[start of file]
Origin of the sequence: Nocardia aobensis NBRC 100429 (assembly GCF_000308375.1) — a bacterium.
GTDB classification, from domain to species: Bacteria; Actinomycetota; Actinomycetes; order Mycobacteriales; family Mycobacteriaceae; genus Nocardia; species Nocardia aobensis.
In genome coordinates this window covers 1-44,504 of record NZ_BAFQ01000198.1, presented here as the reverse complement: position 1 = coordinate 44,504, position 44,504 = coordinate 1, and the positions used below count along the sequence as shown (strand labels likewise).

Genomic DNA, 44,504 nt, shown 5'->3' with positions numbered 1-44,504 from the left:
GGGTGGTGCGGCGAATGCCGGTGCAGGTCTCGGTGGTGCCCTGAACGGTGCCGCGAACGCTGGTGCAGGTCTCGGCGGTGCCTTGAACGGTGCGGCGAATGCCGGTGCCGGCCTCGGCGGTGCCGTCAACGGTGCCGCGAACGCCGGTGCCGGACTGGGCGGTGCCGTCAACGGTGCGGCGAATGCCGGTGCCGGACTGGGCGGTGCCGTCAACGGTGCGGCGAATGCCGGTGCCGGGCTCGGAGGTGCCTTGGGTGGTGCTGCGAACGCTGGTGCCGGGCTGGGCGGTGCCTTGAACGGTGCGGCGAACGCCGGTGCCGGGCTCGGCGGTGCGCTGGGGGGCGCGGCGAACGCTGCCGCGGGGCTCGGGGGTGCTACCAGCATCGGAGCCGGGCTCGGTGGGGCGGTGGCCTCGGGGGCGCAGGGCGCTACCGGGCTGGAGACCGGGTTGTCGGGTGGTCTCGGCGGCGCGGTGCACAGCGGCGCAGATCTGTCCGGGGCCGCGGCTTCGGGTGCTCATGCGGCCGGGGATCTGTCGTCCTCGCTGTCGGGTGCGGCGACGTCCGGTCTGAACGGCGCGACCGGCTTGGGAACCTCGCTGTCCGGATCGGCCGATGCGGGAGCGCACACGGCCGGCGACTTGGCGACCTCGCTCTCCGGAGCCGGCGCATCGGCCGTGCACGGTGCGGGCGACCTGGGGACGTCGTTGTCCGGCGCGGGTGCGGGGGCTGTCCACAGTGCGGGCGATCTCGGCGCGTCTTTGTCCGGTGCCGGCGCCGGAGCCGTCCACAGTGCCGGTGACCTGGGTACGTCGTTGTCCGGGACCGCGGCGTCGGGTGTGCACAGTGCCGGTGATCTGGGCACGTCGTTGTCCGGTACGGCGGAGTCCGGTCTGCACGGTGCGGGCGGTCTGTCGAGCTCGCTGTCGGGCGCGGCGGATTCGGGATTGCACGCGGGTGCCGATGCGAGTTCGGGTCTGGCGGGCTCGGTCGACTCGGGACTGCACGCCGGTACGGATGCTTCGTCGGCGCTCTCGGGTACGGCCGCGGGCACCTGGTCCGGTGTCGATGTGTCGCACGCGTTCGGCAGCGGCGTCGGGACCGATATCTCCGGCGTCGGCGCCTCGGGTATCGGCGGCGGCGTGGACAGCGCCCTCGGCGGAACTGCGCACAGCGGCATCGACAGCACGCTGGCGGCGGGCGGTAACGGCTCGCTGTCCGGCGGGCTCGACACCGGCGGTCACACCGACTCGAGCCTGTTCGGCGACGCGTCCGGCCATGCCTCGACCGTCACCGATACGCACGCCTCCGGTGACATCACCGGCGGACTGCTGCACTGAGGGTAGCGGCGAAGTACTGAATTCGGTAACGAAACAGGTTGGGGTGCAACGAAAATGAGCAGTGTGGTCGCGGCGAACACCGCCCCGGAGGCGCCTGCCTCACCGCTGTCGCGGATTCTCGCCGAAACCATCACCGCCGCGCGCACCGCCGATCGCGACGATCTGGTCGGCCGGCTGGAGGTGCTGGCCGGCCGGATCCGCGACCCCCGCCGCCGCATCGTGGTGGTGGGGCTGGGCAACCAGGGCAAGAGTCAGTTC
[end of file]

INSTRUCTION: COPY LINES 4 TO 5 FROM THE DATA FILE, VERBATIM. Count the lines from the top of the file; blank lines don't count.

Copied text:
Genomic DNA, 44,504 nt, shown 5'->3' with positions numbered 1-44,504 from the left:
GGGTGGTGCGGCGAATGCCGGTGCAGGTCTCGGTGGTGCCCTGAACGGTGCCGCGAACGCTGGTGCAGGTCTCGGCGGTGCCTTGAACGGTGCGGCGAATGCCGGTGCCGGCCTCGGCGGTGCCGTCAACGGTGCCGCGAACGCCGGTGCCGGACTGGGCGGTGCCGTCAACGGTGCGGCGAATGCCGGTGCCGGACTGGGCGGTGCCGTCAACGGTGCGGCGAATGCCGGTGCCGGGCTCGGAGGTGCCTTGGGTGGTGCTGCGAACGCTGGTGCCGGGCTGGGCGGTGCCTTGAACGGTGCGGCGAACGCCGGTGCCGGGCTCGGCGGTGCGCTGGGGGGCGCGGCGAACGCTGCCGCGGGGCTCGGGGGTGCTACCAGCATCGGAGCCGGGCTCGGTGGGGCGGTGGCCTCGGGGGCGCAGGGCGCTACCGGGCTGGAGACCGGGTTGTCGGGTGGTCTCGGCGGCGCGGTGCACAGCGGCGCAGATCTGTCCGGGGCCGCGGCTTCGGGTGCTCATGCGGCCGGGGATCTGTCGTCCTCGCTGTCGGGTGCGGCGACGTCCGGTCTGAACGGCGCGACCGGCTTGGGAACCTCGCTGTCCGGATCGGCCGATGCGGGAGCGCACACGGCCGGCGACTTGGCGACCTCGCTCTCCGGAGCCGGCGCATCGGCCGTGCACGGTGCGGGCGACCTGGGGACGTCGTTGTCCGGCGCGGGTGCGGGGGCTGTCCACAGTGCGGGCGATCTCGGCGCGTCTTTGTCCGGTGCCGGCGCCGGAGCCGTCCACAGTGCCGGTGACCTGGGTACGTCGTTGTCCGGGACCGCGGCGTCGGGTGTGCACAGTGCCGGTGATCTGGGCACGTCGTTGTCCGGTACGGCGGAGTCCGGTCTGCACGGTGCGGGCGGTCTGTCGAGCTCGCTGTCGGGCGCGGCGGATTCGGGATTGCACGCGGGTGCCGATGCGAGTTCGGGTCTGGCGGGCTCGGTCGACTCGGGACTGCACGCCGGTACGGATGCTTCGTCGGCGCTCTCGGGTACGGCCGCGGGCACCTGGTCCGGTGTCGATGTGTCGCACGCGTTCGGCAGCGGCGTCGGGACCGATATCTCCGGCGTCGGCGCCTCGGGTATCGGCGGCGGCGTGGACAGCGCCCTCGGCGGAACTGCGCACAGCGGCATCGACAGCACGCTGGCGGCGGGCGGTAACGGCTCGCTGTCCGGCGGGCTCGACACCGGCGGTCACACCGACTCGAGCCTGTTCGGCGACGCGTCCGGCCATGCCTCGACCGTCACCGATACGCACGCCTCCGGTGACATCACCGGCGGACTGCTGCACTGAGGGTAGCGGCGAAGTACTGAATTCGGTAACGAAACAGGTTGGGGTGCAACGAAAATGAGCAGTGTGGTCGCGGCGAACACCGCCCCGGAGGCGCCTGCCTCACCGCTGTCGCGGATTCTCGCCGAAACCATCACCGCCGCGCGCACCGCCGATCGCGACGATCTGGTCGGCCGGCTGGAGGTGCTGGCCGGCCGGATCCGCGACCCCCGCCGCCGCATCGTGGTGGTGGGGCTGGGCAACCAGGGCAAGAGTCAGTTC